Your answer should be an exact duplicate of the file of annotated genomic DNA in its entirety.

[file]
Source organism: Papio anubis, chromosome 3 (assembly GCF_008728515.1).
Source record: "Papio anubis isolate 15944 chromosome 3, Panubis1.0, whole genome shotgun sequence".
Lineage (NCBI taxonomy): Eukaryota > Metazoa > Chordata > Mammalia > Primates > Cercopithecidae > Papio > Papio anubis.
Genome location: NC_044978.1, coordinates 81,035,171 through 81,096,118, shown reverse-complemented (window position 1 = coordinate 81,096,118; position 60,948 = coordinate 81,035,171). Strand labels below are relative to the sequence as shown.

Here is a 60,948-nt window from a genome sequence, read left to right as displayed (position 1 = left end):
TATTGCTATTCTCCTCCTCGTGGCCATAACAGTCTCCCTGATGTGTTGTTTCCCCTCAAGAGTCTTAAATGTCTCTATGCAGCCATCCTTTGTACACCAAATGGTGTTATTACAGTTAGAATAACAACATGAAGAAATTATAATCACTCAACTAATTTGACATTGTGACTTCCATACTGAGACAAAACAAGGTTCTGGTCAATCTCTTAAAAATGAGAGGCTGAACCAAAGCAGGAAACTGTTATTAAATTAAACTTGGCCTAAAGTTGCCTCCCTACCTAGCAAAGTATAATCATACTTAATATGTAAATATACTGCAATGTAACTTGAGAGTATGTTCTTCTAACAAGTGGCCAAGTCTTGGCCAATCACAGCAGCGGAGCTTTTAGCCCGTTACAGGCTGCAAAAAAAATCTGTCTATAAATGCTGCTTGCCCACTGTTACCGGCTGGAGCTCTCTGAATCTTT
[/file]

Source organism: Papio anubis, chromosome 3 (assembly GCF_008728515.1).
Source record: "Papio anubis isolate 15944 chromosome 3, Panubis1.0, whole genome shotgun sequence".
Lineage (NCBI taxonomy): Eukaryota > Metazoa > Chordata > Mammalia > Primates > Cercopithecidae > Papio > Papio anubis.
Genome location: NC_044978.1, coordinates 81,035,171 through 81,096,118, shown reverse-complemented (window position 1 = coordinate 81,096,118; position 60,948 = coordinate 81,035,171). Strand labels below are relative to the sequence as shown.

Here is a 60,948-nt window from a genome sequence, read left to right as displayed (position 1 = left end):
TATTGCTATTCTCCTCCTCGTGGCCATAACAGTCTCCCTGATGTGTTGTTTCCCCTCAAGAGTCTTAAATGTCTCTATGCAGCCATCCTTTGTACACCAAATGGTGTTATTACAGTTAGAATAACAACATGAAGAAATTATAATCACTCAACTAATTTGACATTGTGACTTCCATACTGAGACAAAACAAGGTTCTGGTCAATCTCTTAAAAATGAGAGGCTGAACCAAAGCAGGAAACTGTTATTAAATTAAACTTGGCCTAAAGTTGCCTCCCTACCTAGCAAAGTATAATCATACTTAATATGTAAATATACTGCAATGTAACTTGAGAGTATGTTCTTCTAACAAGTGGCCAAGTCTTGGCCAATCACAGCAGCGGAGCTTTTAGCCCGTTACAGGCTGCAAAAAAAATCTGTCTATAAATGCTGCTTGCCCACTGTTACCGGCTGGAGCTCTCTGAATCTTT